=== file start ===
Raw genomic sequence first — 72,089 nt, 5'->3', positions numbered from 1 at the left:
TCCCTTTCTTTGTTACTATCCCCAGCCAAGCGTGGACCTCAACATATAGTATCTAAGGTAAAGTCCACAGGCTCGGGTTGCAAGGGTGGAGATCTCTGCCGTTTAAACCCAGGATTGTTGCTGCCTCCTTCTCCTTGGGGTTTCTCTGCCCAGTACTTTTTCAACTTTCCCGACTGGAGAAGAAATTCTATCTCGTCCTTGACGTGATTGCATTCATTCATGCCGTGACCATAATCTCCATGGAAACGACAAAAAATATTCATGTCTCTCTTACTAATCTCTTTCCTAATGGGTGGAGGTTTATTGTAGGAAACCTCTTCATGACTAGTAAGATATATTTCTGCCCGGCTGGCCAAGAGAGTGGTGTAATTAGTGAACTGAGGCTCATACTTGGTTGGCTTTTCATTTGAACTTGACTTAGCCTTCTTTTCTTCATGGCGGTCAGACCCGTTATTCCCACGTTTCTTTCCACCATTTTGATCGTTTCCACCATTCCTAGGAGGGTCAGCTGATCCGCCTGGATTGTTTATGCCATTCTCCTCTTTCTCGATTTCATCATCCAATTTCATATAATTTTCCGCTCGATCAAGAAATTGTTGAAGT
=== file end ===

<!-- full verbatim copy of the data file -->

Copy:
Raw genomic sequence first — 72,089 nt, 5'->3', positions numbered from 1 at the left:
TCCCTTTCTTTGTTACTATCCCCAGCCAAGCGTGGACCTCAACATATAGTATCTAAGGTAAAGTCCACAGGCTCGGGTTGCAAGGGTGGAGATCTCTGCCGTTTAAACCCAGGATTGTTGCTGCCTCCTTCTCCTTGGGGTTTCTCTGCCCAGTACTTTTTCAACTTTCCCGACTGGAGAAGAAATTCTATCTCGTCCTTGACGTGATTGCATTCATTCATGCCGTGACCATAATCTCCATGGAAACGACAAAAAATATTCATGTCTCTCTTACTAATCTCTTTCCTAATGGGTGGAGGTTTATTGTAGGAAACCTCTTCATGACTAGTAAGATATATTTCTGCCCGGCTGGCCAAGAGAGTGGTGTAATTAGTGAACTGAGGCTCATACTTGGTTGGCTTTTCATTTGAACTTGACTTAGCCTTCTTTTCTTCATGGCGGTCAGACCCGTTATTCCCACGTTTCTTTCCACCATTTTGATCGTTTCCACCATTCCTAGGAGGGTCAGCTGATCCGCCTGGATTGTTTATGCCATTCTCCTCTTTCTCGATTTCATCATCCAATTTCATATAATTTTCCGCTCGATCAAGAAATTGTTGAAGT